30 September 2008

new gig

You're looking at the newest intern for High Speed Productions, Inc.

HSP produces three magazines: Thrasher, Juxtapoz, and Slap. Today was my first day, and I spent the entire time transcribing an artist interview that will appear in Slap. I may be developing carpal tunnel syndrom. But I couldn't be happier.


28 September 2008

With great power comes great responsibility

So last week I had my first great big genuine journalistic fuck-up.

The story: the USF Faculty Association was holding "informational picketing" sessions last Monday and Wednesday to raise awareness about their ongoing contract negotiations with the administration.

I got in touch with the president of the USFFA and had a phone interview with him over the weekend. Then I figured I could get in touch with the rest of my sources on Monday as the picketing was going on.

The Foghorn does layout Monday night. I had Monday afternoon (my only free time after three classes) to gather the majority of my sources and write the entire 600+ word article. I quickly spoke to as many people as I could who were outside at the event, and then scrambled into the Foghorn office to get my words onto paper, fast.

The story was, I thought, a success. It was long. There were a lot of quotes. My grammar was superb and the story flowed quite nicely. A+ work, I thought.

Sometime around Tuesday, I got a nagging feeling in my stomach. There was something not right about my story. By Wednesday, it was quite clear: my story only presented one side of the issue. Only USFFA picketers and supportive students were quoted. There was no representation from the administration, nor any dissenting faculty or student voices. Oh. Shit.

Sure enough, Thursday morning, after the paper had been on the newsstands no more than 12 hours, Fr. Stephen Privett, USF president, sent the Foghorn an extremely angry e-mail. I'll quote for you some of Privett's more stinging insults:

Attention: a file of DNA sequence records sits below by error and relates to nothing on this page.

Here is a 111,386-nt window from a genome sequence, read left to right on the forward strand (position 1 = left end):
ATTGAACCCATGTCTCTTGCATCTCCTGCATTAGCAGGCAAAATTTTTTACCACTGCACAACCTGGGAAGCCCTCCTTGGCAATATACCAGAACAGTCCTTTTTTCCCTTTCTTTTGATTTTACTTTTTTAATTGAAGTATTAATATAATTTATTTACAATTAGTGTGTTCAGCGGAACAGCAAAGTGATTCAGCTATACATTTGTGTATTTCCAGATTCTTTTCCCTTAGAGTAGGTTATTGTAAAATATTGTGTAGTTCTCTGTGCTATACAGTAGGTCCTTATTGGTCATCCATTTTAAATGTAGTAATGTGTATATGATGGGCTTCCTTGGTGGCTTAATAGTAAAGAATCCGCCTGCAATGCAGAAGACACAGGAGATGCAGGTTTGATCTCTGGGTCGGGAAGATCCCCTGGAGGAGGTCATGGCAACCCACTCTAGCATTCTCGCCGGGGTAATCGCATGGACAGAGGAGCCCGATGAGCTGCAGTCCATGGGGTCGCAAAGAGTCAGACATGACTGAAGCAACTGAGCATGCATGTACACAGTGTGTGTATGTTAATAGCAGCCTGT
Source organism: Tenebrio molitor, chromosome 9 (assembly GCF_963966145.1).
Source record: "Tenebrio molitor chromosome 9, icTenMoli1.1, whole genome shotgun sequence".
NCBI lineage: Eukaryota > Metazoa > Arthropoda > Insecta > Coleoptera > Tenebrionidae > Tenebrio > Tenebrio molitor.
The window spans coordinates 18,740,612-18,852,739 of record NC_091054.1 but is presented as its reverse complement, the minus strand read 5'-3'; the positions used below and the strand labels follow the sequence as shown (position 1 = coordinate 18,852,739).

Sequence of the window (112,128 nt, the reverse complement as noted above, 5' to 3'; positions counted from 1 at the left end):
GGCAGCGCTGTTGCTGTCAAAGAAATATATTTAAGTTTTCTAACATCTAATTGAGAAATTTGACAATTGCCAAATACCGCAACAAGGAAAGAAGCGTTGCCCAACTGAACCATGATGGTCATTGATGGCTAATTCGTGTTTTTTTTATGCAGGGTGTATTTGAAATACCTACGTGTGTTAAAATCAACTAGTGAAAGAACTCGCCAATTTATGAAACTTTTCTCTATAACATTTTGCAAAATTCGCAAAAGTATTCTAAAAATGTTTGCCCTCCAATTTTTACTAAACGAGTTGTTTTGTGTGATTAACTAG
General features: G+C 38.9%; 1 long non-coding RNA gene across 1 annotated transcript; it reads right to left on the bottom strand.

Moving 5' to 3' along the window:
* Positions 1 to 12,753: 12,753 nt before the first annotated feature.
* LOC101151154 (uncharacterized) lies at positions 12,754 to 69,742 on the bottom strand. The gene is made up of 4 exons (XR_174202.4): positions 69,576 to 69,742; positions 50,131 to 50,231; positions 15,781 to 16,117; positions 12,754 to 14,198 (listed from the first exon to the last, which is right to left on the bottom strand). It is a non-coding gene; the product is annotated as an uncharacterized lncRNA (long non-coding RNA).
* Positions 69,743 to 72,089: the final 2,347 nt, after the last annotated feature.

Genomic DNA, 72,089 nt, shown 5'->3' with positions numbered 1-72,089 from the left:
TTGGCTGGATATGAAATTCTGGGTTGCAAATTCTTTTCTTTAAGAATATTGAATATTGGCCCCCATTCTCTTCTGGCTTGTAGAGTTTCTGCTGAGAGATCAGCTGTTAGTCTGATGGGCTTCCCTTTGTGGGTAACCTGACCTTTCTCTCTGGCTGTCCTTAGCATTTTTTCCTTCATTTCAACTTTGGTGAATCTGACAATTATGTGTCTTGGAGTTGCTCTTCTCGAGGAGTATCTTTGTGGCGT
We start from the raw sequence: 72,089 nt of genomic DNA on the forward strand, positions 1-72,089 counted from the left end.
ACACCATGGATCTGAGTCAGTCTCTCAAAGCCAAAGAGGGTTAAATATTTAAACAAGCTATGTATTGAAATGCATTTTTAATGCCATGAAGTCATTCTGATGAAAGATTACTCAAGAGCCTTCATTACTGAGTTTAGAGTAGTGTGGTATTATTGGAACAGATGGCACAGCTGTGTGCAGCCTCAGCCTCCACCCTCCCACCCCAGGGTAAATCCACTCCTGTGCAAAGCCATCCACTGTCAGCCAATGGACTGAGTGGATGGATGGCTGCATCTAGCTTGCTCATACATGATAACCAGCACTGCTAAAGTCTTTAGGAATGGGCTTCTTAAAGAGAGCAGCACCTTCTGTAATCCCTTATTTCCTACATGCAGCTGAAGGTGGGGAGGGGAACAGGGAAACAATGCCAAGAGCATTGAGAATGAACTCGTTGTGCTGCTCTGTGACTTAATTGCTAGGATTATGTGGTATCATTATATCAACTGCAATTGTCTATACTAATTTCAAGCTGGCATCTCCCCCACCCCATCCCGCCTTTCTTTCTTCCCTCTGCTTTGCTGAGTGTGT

• "The article is a classic case of 'Fox' journalism where one and only one perspective is passed it off as 'news.'"
  • "How can anyone with a brain think that the University 'has run economic surpluses of $40 million a year for the last three years?'"
  • "Had your reporter taken the time to at least review my convocation address, she might have had a clue about the University’s overall financial situation."
  • "The Foghorn’s passing off such a one-sided, partisan discussion of a very complex situation as a 'new' article is inexcusable."

Etc. etc.


I definitely regret not spending more time gathering interviews to create a balanced article. It's true that the article was "biased." Not in the sense that I included my own opinions in the piece, but in the sense that I only interviewed people on one side of the issue. Was this based on my own feelings about the faculty contract negotiations? Hardly! It was simply a matter of a busy student journalist trying to do too much in too little time.

I realize now that when one has the great responsibility of covering a story that actually MATTERS to a lot of people, a reporter has to be extremely fair to each and every side -- and if I was too busy to cover the story responsibly, I should have held it for the next week's issue or asked for help from another reporter.

Though I think Fr. Privett's e-mail was a tad harsh, I definitely feel remorseful. Cheesy as it sounds, I learned a valuable lesson from this experience.

Please, read the story for yourself and tell me what you think. And this goes back to my last week's blog post: how do you go about defining bias? And is it always such a horrible thing? Anyway, things to ponder...

17 September 2008

A question of objectivity

When my journalism and media studies professors lecture on the idea of objectivity, neutrality, or bias in journalism, it always leaves me deep in thought. Most people go about reading their news assuming it is neutral, unless there is an overt slant. If such a slant does exist, they usually become turned off. "This is so BIASED!" like it's a dirty word.

Is bias a bad thing? Usually the conclusion we draw in my classes is that everyone is biased, everyone has their own sets of beliefs, everyone cannot help but feel the things they feel, and so -- even in journalism -- it is impossible for anyone to be entirely 100% neutral.

For many consumers of news, neutrality is considered the golden standard, but I'm not sure that is always best. Should one really be neutral about issues of genocide, racism, murder or torture? Or a harder question: should one be neutral about fighting in unjust wars or passing discriminatory propositions if doing so would contradict personal convictions?

Most importantly: is neutrality really the way to lead readers to the truth?